Chimney Sweep

Sainsbury’s marks 150th anniversary 12 months with Dickensian festive advert

Sainsbury’s has unveiled its Christmas advertising, dating back to its roots in 1869, as it rounds off their anniversary celebrations.

And in the retailer’s 150th year, the ad tells how Santa Claus might have come about.

The ad tells the story of a young chimney sweep, Nicolas, who admires the brand new J Sainsbury’s store on Drury Lane in Victorian London.

While Nicholas admires the clementines on offer, his boss sneaks the fruit into his hat.

Victorian London: The scene takes place on Christmas Eve 1869 in Drury Lane, where the new J Sainsbury store opens

Young chimney sweep Nicholas is impressed with the abundance of clementines on offer in the store

Young chimney sweep Nicholas is impressed with the abundance of clementines on offer in the store

In the act, the orphan is caught picking up one of the clementines that accidentally fell on the cobblestone

In the act, the orphan is caught picking up one of the clementines that accidentally fell on the cobblestone

He is being taken away to a sleigh prison where people line the streets to hiss and boo as they call him

He is being taken away to a sleigh prison where people line the streets to hiss and boo while branding him “rotten to the core”.

Mary Ann Sainsbury, who, after seeing the whole event, sets off for the snow-capped mountains to fetch him back and take him with the 'Zero Emissions' horse and cart

Mary Ann Sainsbury, who, after seeing the whole event, sets off for the snow-capped mountains to fetch him back and take him with the ‘Zero Emissions’ horse and cart

But the poor boy is caught in the act as he bends over to pick up an orange that has fallen to the ground.

In a traditional Dickens scene, Nicholas is banished from town when people line the streets branding him a thief while being carted away in a sleigh prison.

The young chimney sweep is thrown into the wilderness, where he trembles in a blizzard while the words “rotten to the core” play in his head.

A Christmas present: Mrs. Sainsbury gives Nicholas his own clementines that he cannot pay for

A Christmas present: Mrs. Sainsbury gives Nicholas his own clementines that he cannot pay for

Christmas joy: Nicholas gives each orphan his own clementine while he sleeps while he takes a trip down the chimney and disappears in a cloud of sparkles and sparkles

Christmas joy: Nicholas gives each orphan his own clementine while he sleeps while he takes a trip down the chimney and disappears in a cloud of sparkles and sparkles

But the festive cheer will be restored when young Nick is rescued from Mary Ann Sainsbury, who saw the whole event, sets out for the snow-capped mountains to get him back.

After the orphan was awakened from his nightmare, the couple set off in a horse and cart with the “Zero Emissions” sign on the front.

She gives the boy a bag of clementines, but the boy says he cannot pay them.

The real Santa Claus?  The scene ends with Nicholas in a red cloak and hat surrounded by reindeer who tell the story of how he became Santa Claus

The real Santa Claus? The scene ends with Nicholas in a red cloak and hat surrounded by reindeer who tell the story of how he became Santa Claus

It disappears in the snow, where the display ends on the line:

He disappears in the snow, where the ad ends on the line: “Help to make Christmas, Christmas since 1869”

But Mrs. Sainsbury replied, “If you can’t do anything special for someone for Christmas, when can you?”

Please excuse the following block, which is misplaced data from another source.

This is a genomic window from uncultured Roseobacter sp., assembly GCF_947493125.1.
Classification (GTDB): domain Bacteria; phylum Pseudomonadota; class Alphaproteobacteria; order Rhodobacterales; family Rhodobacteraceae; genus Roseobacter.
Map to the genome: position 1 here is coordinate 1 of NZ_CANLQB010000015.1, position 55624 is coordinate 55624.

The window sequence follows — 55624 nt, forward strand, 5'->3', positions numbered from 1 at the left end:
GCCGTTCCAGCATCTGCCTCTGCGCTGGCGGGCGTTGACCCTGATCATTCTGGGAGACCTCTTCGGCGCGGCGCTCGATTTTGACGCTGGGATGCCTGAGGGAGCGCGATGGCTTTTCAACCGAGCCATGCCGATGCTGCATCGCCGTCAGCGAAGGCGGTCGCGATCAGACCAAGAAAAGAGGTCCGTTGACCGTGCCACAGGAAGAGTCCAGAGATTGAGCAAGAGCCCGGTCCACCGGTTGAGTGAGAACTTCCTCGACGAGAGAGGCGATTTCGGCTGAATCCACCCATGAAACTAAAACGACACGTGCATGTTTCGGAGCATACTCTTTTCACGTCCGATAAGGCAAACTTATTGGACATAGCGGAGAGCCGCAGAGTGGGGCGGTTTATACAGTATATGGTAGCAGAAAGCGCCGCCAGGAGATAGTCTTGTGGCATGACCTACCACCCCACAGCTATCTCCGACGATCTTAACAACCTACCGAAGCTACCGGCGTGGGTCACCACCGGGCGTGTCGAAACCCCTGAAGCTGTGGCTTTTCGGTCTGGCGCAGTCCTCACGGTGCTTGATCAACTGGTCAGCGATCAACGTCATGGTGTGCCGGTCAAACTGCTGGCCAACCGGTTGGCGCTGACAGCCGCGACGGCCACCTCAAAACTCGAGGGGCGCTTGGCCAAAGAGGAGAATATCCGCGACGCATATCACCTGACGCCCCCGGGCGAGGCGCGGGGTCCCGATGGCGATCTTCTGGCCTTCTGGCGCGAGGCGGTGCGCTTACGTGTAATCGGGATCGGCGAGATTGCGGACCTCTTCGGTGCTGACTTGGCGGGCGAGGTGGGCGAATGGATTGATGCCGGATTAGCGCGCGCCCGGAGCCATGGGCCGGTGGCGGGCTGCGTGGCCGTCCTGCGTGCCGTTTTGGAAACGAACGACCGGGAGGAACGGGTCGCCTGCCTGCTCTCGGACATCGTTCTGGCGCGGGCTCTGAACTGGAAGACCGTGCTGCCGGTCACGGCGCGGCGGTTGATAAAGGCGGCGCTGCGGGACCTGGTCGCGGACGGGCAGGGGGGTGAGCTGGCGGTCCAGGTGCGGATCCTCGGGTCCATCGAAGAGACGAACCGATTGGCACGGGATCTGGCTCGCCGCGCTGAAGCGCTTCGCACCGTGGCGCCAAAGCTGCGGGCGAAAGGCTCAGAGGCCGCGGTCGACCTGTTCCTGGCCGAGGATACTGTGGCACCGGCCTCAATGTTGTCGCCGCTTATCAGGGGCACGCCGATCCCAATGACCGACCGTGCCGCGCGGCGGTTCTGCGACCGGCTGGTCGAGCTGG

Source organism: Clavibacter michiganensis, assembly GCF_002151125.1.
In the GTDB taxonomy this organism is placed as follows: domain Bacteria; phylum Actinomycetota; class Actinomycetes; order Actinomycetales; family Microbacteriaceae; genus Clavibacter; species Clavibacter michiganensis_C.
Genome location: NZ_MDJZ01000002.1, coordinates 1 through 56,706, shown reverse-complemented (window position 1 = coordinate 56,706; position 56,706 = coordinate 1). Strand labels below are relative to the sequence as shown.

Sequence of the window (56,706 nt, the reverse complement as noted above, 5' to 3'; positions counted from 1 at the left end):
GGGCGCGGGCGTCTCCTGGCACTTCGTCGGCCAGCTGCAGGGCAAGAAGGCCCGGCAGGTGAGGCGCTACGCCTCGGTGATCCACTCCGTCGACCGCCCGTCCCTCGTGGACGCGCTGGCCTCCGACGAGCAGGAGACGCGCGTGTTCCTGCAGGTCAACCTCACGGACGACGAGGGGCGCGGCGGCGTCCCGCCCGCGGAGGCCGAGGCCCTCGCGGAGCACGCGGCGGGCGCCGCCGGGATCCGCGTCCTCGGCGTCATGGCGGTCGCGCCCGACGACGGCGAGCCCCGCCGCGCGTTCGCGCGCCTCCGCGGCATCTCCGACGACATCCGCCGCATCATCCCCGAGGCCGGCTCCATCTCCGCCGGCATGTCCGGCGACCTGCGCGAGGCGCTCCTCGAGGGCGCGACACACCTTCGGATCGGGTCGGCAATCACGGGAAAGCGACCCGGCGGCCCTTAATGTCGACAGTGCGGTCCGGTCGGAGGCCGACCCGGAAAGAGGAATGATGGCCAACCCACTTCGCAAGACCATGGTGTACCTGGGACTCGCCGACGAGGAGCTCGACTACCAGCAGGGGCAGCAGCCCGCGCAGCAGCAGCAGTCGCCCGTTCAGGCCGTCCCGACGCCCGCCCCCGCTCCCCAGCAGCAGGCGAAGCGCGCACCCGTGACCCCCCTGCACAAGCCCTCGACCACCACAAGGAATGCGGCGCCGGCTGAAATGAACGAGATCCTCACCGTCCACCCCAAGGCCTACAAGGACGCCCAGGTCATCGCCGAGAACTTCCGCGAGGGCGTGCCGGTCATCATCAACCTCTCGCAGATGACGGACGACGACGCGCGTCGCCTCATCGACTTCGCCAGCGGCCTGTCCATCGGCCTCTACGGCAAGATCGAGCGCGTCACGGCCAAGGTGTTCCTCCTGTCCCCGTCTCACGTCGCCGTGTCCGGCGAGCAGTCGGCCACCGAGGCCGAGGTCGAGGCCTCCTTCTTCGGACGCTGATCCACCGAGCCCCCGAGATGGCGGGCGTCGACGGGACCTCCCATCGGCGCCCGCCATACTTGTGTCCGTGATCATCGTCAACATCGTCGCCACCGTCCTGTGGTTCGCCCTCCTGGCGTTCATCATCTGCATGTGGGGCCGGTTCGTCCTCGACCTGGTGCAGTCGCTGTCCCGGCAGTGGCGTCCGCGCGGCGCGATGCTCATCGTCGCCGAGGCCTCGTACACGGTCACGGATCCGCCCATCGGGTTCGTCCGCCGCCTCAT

Nick then leaps down the chimney of the Manor House children’s home and fills the teenagers’ stockings with clementines before Nicolas disappears down the chimney.

Sainsbury's first store on Drury Lane in London in 1869

Sainsbury’s first store on Drury Lane in London in 1869

While the streets are festively cheered and each child holds their own Clementine in their hand, Mrs. Sainsbury looks on happily.

The scene ends with Nicolas admiring the Victoria skyline with a modern shard and London Eye before walking into the sunset with a red clock and iconic Santa hat surrounded by reindeer.

It ends with the supermarket’s campaign: “Help to make Christmas, Christmas since 1869”.

However, the team behind the ad admitted they took liberties with the story.

For example, according to Sainsbury’s website, the first store in Sainsbury only sold milk, eggs, and butter with no clementines in sight.

‘Some of it is based on real events; In 1869 there was a shop that was open for Christmas, ”said Laura Boothby, director of radio marketing at the supermarket.

The short piece was filmed in Romania, where the team found a finished Dickensian London film set. It’s supposed to cheer people up.

The first J Sainsbury store

The first store opened in May 1869.

It opened its doors at 173 Drury Lane, Holborn, London.

Started by John James Sainsbury and his wife Mary Ann with the slogan “Quality perfect, prices lower”

The store only sold eggs, butter, and milk, but quickly started selling fresh groceries.

“The goal of our Christmas advertising is to bring festive joy every year. People don’t want to see lousy ads. Hopefully people just want to cheer up a bit and that will help,” added Ms. Boothby.

Sainsbury’s did not disclose how much it had spent on the ad, but businesses across the UK are expected to fetch a record £ 6.8 billion on seasonal advertising, according to the Advertising Association.

Show star Chris Dunkley was cast as Nick the Sweep after a nationwide search.

Sainsbury’s follows Argos and rivals Asda and Island in launching their Christmas television commercials.

The advertisement was directed by Ninian Doff, an award-winning director whose previous work has included music videos, comedy shorts, and commercials.

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